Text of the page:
Fourier inversion theorem

From Academic Kids

In mathematics, Fourier inversion recovers a function from its Fourier transform. Several different Fourier inversion theorems exist.

Sometimes the following identity is used as the definition of the Fourier transform:

<math>(\mathcal{F}f)(t)=\int_{-\infty}^\infty f(x)\, e^{-itx}\,dx.<math>

Then it is asserted that

<math>f(x)=\frac{1}{2\pi}\int_{-\infty}^\infty (\mathcal{F}f)(t)\, e^{itx}\,dt<math>

In this way, one recovers a function from its Fourier transform.

However, this way of stating a Fourier inversion theorem sweeps some more subtle issues under the carpet. One Fourier inversion theorem assumes that f is Lebesgue-integrable, i.e., the integral of its absolute value is finite:

<math>\int_{-\infty}^\infty\left|f(x)\right|\,dx<\infty.<math>

In that case, the Fourier transform is not necessarily Lebesgue-integrable; it may be only "conditionally integrable". For example, the function f(x) = 1 if −a < x < a and f(x) = 0 otherwise has Fourier transform

<math>-2i\sin(t)/t.<math>

In such a case, the integral in the Fourier inversion theorem above must be taken to be an improper integral

<math>\lim_{b\rightarrow\infty}\frac{1}{2\pi}\int_{-b}^b (\mathcal{F}f)(t) e^{itx}\,dt<math>

rather than a Lebesgue integral.

By contrast, if we take f to be a tempered distribution -- a sort of generalized function -- then its Fourier transform is a function of the same sort: another tempered distribution; and the Fourier inversion formula is more simply proved.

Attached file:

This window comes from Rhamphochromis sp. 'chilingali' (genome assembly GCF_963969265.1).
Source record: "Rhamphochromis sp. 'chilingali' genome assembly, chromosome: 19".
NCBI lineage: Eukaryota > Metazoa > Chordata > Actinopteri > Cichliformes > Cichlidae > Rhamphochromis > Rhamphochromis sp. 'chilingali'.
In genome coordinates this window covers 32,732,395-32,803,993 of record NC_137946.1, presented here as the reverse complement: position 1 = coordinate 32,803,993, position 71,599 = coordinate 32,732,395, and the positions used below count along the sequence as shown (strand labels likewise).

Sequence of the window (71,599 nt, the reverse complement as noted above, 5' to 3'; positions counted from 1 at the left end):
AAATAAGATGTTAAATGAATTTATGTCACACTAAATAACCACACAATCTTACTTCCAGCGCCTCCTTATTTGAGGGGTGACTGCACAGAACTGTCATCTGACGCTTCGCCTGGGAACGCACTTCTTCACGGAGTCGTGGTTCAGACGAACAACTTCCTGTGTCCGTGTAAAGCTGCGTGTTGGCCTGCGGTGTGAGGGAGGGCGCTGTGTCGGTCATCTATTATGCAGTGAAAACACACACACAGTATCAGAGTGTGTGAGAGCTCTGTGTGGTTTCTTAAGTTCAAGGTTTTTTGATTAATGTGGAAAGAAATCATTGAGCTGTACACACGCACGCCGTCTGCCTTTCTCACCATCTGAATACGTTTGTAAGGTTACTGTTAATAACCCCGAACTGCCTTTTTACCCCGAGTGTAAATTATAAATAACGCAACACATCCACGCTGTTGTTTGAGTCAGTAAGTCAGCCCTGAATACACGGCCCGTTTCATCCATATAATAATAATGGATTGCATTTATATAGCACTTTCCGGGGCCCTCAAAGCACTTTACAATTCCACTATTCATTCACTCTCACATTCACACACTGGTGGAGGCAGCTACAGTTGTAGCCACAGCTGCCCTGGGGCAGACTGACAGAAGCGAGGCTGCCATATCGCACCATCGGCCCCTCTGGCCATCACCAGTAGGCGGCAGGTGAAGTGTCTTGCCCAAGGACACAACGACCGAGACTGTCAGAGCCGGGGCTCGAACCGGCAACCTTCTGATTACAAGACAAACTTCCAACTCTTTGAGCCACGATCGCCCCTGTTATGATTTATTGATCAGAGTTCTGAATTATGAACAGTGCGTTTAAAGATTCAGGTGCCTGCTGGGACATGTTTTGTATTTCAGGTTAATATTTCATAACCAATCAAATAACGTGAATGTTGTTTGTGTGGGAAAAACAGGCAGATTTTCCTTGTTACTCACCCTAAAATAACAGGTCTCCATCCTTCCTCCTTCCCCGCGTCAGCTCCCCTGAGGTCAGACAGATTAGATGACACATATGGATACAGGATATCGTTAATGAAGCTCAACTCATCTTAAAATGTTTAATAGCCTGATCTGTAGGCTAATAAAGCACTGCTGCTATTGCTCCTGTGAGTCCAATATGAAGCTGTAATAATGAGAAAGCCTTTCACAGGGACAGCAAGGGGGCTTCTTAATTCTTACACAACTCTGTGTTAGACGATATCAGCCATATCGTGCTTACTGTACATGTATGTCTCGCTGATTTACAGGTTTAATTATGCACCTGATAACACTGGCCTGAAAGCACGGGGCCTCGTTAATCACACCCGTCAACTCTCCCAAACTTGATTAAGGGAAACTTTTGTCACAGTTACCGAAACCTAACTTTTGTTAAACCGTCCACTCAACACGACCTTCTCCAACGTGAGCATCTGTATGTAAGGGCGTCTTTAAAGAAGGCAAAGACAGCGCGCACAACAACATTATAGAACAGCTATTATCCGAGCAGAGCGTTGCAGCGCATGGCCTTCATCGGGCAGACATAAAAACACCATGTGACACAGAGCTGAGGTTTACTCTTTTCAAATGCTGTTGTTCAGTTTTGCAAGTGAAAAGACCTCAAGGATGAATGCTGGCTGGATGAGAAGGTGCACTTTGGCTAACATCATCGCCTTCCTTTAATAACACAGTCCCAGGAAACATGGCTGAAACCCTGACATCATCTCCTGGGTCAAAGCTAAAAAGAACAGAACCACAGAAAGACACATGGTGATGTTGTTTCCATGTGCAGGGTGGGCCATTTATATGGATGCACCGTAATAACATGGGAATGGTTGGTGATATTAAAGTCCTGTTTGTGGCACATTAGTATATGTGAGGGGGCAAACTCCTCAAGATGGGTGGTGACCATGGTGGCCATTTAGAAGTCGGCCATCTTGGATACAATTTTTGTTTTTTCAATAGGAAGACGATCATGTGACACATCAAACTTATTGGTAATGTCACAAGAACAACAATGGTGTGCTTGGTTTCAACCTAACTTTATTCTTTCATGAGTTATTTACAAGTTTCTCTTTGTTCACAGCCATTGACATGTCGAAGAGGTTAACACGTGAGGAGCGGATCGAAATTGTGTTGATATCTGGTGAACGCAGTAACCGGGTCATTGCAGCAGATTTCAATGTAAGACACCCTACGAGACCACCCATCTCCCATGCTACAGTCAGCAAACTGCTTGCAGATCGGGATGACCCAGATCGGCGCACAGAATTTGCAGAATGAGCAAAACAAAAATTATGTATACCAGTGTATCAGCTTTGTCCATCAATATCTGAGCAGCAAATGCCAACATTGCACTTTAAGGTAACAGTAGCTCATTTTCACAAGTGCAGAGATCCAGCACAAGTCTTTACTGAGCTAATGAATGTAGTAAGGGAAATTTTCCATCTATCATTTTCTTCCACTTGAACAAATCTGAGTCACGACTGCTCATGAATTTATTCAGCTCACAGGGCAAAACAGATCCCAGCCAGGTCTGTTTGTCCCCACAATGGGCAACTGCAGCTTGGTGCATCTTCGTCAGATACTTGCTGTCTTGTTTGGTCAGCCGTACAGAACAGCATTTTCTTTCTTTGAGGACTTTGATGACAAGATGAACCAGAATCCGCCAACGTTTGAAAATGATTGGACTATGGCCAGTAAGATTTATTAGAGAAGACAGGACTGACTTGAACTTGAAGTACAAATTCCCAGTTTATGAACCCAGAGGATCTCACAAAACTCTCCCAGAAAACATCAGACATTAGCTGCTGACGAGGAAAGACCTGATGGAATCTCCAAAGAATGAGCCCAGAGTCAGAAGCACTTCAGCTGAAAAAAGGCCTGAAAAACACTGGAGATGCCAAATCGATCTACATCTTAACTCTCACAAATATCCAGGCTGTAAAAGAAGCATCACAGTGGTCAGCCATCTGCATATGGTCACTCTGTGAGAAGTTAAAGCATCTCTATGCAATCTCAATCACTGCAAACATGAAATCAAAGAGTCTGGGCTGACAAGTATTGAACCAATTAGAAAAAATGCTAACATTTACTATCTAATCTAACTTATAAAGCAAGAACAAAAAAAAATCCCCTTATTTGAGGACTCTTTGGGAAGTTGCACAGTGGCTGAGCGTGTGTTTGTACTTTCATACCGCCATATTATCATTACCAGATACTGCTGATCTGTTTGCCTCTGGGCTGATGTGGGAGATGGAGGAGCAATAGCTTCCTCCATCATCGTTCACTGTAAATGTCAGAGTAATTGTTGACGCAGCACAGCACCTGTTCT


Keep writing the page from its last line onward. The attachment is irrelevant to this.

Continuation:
One can also define the Fourier transform of a quadratically integrable function, i.e., one satisfying

<math>\int_{-\infty}^\infty\left|f(x)\right|^2\,dx<\infty.<math>

[How that is done might be explained here.]

Then the Fourier transform is another quadratically integrable function.

In case f is a quadratically integrable periodic function on the interval then it has a Fourier series whose coefficients are

<math>\hat{f}(n)=\frac{1}{2\pi}\int_{-\pi}^\pi f(x)\,e^{-inx}\,dx.<math>

The Fourier inversion theorem might then say that

<math>\sum_{n=-\infty}^{\infty} \hat{f}(n)\,e^{inx}=f(x).<math>

What kind of convergence is right? "Convergence in mean square" can be proved fairly easily:

<math>\lim_{N\rightarrow\infty}\int_{-\pi}^\pi\left|f(x)-\sum_{n=-N}^{N} \hat{f}(n)\,e^{inx}\right|^2\,dx=0.<math>

What about convergence almost everywhere? That would say that if f is quadratically integrable, then for "almost every" value of x between 0 and 2π we have

<math>f(x)=\lim_{N\rightarrow\infty}\sum_{n=-N}^{N} \hat{f}(n)\,e^{inx}.<math>

Perhaps surprisingly, although this result is true, it was not proved until 1966 in (Carleson, 1966).

For strictly finitary discrete Fourier transforms, these delicate questions of convergence are avoided.

Reference

Carleson (1966). On the convergence and growth of partial sums of Fourier series. Acta Math. 116, 135–157.

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